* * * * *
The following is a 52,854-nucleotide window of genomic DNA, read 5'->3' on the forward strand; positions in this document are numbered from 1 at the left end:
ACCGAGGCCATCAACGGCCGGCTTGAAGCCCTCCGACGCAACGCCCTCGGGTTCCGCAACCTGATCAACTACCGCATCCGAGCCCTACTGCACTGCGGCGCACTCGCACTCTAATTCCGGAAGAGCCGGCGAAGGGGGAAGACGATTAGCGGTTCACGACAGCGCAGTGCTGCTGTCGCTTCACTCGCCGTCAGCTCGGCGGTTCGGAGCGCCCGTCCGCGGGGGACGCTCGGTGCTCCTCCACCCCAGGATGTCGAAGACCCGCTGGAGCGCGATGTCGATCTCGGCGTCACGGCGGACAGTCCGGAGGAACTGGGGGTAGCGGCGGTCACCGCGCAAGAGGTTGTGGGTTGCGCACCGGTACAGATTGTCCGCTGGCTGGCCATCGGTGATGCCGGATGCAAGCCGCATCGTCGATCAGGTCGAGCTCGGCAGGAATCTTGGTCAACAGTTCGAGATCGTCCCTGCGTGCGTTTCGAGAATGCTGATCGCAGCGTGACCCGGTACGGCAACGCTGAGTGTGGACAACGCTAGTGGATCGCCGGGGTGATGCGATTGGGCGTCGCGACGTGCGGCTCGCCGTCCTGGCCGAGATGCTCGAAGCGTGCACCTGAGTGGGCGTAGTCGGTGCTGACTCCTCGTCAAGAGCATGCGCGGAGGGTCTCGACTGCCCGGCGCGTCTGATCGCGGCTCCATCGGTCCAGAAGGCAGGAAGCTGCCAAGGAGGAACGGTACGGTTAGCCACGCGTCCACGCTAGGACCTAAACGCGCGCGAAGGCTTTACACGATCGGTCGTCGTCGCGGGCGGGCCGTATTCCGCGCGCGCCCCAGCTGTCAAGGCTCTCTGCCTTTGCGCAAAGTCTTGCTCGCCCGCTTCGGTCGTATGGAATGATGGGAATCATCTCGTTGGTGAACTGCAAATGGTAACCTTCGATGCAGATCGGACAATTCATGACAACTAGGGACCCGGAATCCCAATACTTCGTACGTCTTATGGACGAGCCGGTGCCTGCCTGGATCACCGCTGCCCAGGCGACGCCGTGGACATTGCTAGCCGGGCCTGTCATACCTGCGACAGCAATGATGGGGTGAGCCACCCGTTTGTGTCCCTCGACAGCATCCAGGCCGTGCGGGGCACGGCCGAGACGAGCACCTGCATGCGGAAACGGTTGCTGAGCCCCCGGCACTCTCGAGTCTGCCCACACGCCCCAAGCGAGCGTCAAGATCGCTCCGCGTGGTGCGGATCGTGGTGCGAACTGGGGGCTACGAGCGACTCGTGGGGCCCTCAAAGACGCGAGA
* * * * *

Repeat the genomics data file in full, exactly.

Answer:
The following is a 52,854-nucleotide window of genomic DNA, read 5'->3' on the forward strand; positions in this document are numbered from 1 at the left end:
ACCGAGGCCATCAACGGCCGGCTTGAAGCCCTCCGACGCAACGCCCTCGGGTTCCGCAACCTGATCAACTACCGCATCCGAGCCCTACTGCACTGCGGCGCACTCGCACTCTAATTCCGGAAGAGCCGGCGAAGGGGGAAGACGATTAGCGGTTCACGACAGCGCAGTGCTGCTGTCGCTTCACTCGCCGTCAGCTCGGCGGTTCGGAGCGCCCGTCCGCGGGGGACGCTCGGTGCTCCTCCACCCCAGGATGTCGAAGACCCGCTGGAGCGCGATGTCGATCTCGGCGTCACGGCGGACAGTCCGGAGGAACTGGGGGTAGCGGCGGTCACCGCGCAAGAGGTTGTGGGTTGCGCACCGGTACAGATTGTCCGCTGGCTGGCCATCGGTGATGCCGGATGCAAGCCGCATCGTCGATCAGGTCGAGCTCGGCAGGAATCTTGGTCAACAGTTCGAGATCGTCCCTGCGTGCGTTTCGAGAATGCTGATCGCAGCGTGACCCGGTACGGCAACGCTGAGTGTGGACAACGCTAGTGGATCGCCGGGGTGATGCGATTGGGCGTCGCGACGTGCGGCTCGCCGTCCTGGCCGAGATGCTCGAAGCGTGCACCTGAGTGGGCGTAGTCGGTGCTGACTCCTCGTCAAGAGCATGCGCGGAGGGTCTCGACTGCCCGGCGCGTCTGATCGCGGCTCCATCGGTCCAGAAGGCAGGAAGCTGCCAAGGAGGAACGGTACGGTTAGCCACGCGTCCACGCTAGGACCTAAACGCGCGCGAAGGCTTTACACGATCGGTCGTCGTCGCGGGCGGGCCGTATTCCGCGCGCGCCCCAGCTGTCAAGGCTCTCTGCCTTTGCGCAAAGTCTTGCTCGCCCGCTTCGGTCGTATGGAATGATGGGAATCATCTCGTTGGTGAACTGCAAATGGTAACCTTCGATGCAGATCGGACAATTCATGACAACTAGGGACCCGGAATCCCAATACTTCGTACGTCTTATGGACGAGCCGGTGCCTGCCTGGATCACCGCTGCCCAGGCGACGCCGTGGACATTGCTAGCCGGGCCTGTCATACCTGCGACAGCAATGATGGGGTGAGCCACCCGTTTGTGTCCCTCGACAGCATCCAGGCCGTGCGGGGCACGGCCGAGACGAGCACCTGCATGCGGAAACGGTTGCTGAGCCCCCGGCACTCTCGAGTCTGCCCACACGCCCCAAGCGAGCGTCAAGATCGCTCCGCGTGGTGCGGATCGTGGTGCGAACTGGGGGCTACGAGCGACTCGTGGGGCCCTCAAAGACGCGAGA